The inverted yield curve suggests that investors are demanding longer-term bonds, even at relatively low prices, in an attempt to secure safe investments. In other words, investors expect that economic growth will not continue at its current pace. While the Fed remains sanguine about the chances of a recession in the coming months, at the same time, Fed officials have been more open to interest rate cuts to stave off economic downturn.

Overall Debt Levels:  Flowing Red (Ink)

In the third quarter of 2018, household debt hit a record of $13.2 trillion. The majority of this debt is made up by mortgages, which rose by $139 billion in the first quarter of 2019 to $8.9 trillion. Total national student debt was at a staggering $1.4 trillion in 3Q18 — about $80 billion higher than it was in 3Q17.  In one year alone, from 2017 to 2018, total credit card debt rose by over 20 percent, from $778 billion to $944 billion. With rising delinquency in the student and auto-loan debt markets, there is little room for cracks in the consumer credit system in the event of a downturn.

Start with Known Knowns

If the bond market signals that a recession is imminent, overall debt levels and leveraged lending can amplify that recession. Complex financial products expose banks, insurance companies, and pension funds. But they also disguise the risks these firms face. In 2007, many regulators and others were caught off guard by the rapid rise of systemic risk in the US housing market. The ensuing liquidity crisis wiped out trillions of dollars of national wealth.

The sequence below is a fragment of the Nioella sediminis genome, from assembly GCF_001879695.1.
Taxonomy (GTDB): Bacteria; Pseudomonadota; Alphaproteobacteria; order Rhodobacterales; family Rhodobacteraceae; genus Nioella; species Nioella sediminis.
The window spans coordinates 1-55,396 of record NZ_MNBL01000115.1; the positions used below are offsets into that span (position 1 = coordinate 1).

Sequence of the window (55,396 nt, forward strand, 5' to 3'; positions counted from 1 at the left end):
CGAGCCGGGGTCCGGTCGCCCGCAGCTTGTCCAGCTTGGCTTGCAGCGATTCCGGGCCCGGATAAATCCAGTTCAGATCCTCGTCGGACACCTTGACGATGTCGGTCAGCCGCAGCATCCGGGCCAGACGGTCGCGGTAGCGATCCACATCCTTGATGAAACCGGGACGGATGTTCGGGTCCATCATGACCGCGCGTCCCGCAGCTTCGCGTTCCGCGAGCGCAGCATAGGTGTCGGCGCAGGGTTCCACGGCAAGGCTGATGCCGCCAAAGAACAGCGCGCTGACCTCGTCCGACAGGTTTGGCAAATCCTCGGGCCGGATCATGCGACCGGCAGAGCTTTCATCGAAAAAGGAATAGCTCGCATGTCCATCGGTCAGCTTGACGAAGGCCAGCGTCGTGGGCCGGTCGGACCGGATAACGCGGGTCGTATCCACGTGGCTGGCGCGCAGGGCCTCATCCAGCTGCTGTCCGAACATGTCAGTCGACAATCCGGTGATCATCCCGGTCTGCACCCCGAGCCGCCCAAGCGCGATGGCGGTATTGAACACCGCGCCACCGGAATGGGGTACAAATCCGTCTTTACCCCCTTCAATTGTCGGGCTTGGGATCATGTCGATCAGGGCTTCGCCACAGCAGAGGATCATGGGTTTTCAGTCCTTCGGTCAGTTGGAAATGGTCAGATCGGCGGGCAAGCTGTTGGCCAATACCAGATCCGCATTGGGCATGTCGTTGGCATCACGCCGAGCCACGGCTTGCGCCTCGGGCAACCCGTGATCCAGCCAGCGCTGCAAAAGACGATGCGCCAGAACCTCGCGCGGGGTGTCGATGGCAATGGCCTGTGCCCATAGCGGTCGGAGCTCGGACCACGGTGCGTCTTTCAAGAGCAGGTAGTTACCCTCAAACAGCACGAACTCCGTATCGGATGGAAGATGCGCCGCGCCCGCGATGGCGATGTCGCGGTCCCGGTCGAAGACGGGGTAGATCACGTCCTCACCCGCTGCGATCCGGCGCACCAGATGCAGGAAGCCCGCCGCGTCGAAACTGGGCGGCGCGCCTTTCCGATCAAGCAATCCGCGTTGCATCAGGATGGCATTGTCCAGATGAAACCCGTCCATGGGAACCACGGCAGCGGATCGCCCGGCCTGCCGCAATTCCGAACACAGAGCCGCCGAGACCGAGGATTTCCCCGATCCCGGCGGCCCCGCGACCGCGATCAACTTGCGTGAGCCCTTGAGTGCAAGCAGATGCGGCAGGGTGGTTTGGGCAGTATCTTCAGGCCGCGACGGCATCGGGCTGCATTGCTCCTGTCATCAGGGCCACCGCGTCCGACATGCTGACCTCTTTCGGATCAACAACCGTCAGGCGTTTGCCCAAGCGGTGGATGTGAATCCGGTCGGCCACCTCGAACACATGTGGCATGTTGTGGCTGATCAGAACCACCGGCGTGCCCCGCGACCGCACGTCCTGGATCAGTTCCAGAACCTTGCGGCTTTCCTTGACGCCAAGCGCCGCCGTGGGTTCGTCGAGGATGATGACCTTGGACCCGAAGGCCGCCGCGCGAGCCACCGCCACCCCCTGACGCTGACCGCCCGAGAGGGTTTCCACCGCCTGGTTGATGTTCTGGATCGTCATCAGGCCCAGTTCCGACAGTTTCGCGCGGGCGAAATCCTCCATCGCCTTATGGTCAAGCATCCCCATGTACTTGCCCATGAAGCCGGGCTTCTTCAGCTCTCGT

Last time, regulators and the market at-large failed to see the crisis around the corner. Dodd Frank and its many titles gave financial regulators policy tools to help anticipate and mitigate future crises. History points to recurring warning signs to watch for: excessive debt and leverage in financial markets, large but obscured exposures by banks, insurance companies, and pension funds, and herd behavior in financial markets. 

The challenge is for policymakers to look for these warning signs as they take new shapes and assume new forms. We need to improve transparency in financial markets, gather more data on threats to financial stability, and address shadow banking risks. But the existing DFA early warning mechanisms and protections are being methodologically eroded by the Trump administration, perhaps setting the stage for the inevitable end of this record-long expansion.